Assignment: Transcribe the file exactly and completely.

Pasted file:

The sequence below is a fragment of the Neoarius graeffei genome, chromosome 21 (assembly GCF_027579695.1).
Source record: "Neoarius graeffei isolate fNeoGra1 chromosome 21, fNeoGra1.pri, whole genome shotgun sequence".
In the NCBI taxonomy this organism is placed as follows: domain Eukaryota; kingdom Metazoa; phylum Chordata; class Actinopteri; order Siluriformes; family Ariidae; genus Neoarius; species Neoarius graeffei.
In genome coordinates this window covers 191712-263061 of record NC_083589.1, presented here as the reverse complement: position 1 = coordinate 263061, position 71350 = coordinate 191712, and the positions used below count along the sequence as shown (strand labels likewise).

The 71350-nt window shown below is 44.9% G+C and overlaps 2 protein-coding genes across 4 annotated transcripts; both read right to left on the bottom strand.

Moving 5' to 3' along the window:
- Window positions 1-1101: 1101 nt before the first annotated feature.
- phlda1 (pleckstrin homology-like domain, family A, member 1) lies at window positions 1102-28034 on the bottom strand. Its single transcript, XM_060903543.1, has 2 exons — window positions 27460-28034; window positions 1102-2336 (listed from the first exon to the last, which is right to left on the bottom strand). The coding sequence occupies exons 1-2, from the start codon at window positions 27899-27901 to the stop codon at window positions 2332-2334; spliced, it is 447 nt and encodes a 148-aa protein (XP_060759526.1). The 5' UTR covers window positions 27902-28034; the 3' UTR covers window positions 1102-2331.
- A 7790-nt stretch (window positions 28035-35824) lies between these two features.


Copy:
The sequence below is a fragment of the Neoarius graeffei genome, chromosome 21 (assembly GCF_027579695.1).
Source record: "Neoarius graeffei isolate fNeoGra1 chromosome 21, fNeoGra1.pri, whole genome shotgun sequence".
In the NCBI taxonomy this organism is placed as follows: domain Eukaryota; kingdom Metazoa; phylum Chordata; class Actinopteri; order Siluriformes; family Ariidae; genus Neoarius; species Neoarius graeffei.
In genome coordinates this window covers 191712-263061 of record NC_083589.1, presented here as the reverse complement: position 1 = coordinate 263061, position 71350 = coordinate 191712, and the positions used below count along the sequence as shown (strand labels likewise).

The 71350-nt window shown below is 44.9% G+C and overlaps 2 protein-coding genes across 4 annotated transcripts; both read right to left on the bottom strand.

Moving 5' to 3' along the window:
- Window positions 1-1101: 1101 nt before the first annotated feature.
- phlda1 (pleckstrin homology-like domain, family A, member 1) lies at window positions 1102-28034 on the bottom strand. Its single transcript, XM_060903543.1, has 2 exons — window positions 27460-28034; window positions 1102-2336 (listed from the first exon to the last, which is right to left on the bottom strand). The coding sequence occupies exons 1-2, from the start codon at window positions 27899-27901 to the stop codon at window positions 2332-2334; spliced, it is 447 nt and encodes a 148-aa protein (XP_060759526.1). The 5' UTR covers window positions 27902-28034; the 3' UTR covers window positions 1102-2331.
- A 7790-nt stretch (window positions 28035-35824) lies between these two features.